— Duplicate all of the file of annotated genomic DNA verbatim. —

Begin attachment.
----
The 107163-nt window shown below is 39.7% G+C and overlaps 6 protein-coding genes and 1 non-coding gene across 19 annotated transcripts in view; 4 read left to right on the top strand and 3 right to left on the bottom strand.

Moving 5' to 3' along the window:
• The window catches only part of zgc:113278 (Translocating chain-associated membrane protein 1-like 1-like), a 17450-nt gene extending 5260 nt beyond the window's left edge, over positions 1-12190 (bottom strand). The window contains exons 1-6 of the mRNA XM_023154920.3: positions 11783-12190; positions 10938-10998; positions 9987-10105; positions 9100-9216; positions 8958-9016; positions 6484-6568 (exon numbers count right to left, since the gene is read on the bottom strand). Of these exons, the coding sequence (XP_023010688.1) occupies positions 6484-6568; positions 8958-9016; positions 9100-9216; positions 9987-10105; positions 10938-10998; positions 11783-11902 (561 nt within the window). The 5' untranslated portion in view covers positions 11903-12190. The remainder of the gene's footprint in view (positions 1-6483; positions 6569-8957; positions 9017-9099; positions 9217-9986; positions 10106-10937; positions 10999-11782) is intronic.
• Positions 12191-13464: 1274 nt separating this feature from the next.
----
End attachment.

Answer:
The 107163-nt window shown below is 39.7% G+C and overlaps 6 protein-coding genes and 1 non-coding gene across 19 annotated transcripts in view; 4 read left to right on the top strand and 3 right to left on the bottom strand.

Moving 5' to 3' along the window:
• The window catches only part of zgc:113278 (Translocating chain-associated membrane protein 1-like 1-like), a 17450-nt gene extending 5260 nt beyond the window's left edge, over positions 1-12190 (bottom strand). The window contains exons 1-6 of the mRNA XM_023154920.3: positions 11783-12190; positions 10938-10998; positions 9987-10105; positions 9100-9216; positions 8958-9016; positions 6484-6568 (exon numbers count right to left, since the gene is read on the bottom strand). Of these exons, the coding sequence (XP_023010688.1) occupies positions 6484-6568; positions 8958-9016; positions 9100-9216; positions 9987-10105; positions 10938-10998; positions 11783-11902 (561 nt within the window). The 5' untranslated portion in view covers positions 11903-12190. The remainder of the gene's footprint in view (positions 1-6483; positions 6569-8957; positions 9017-9099; positions 9217-9986; positions 10106-10937; positions 10999-11782) is intronic.
• Positions 12191-13464: 1274 nt separating this feature from the next.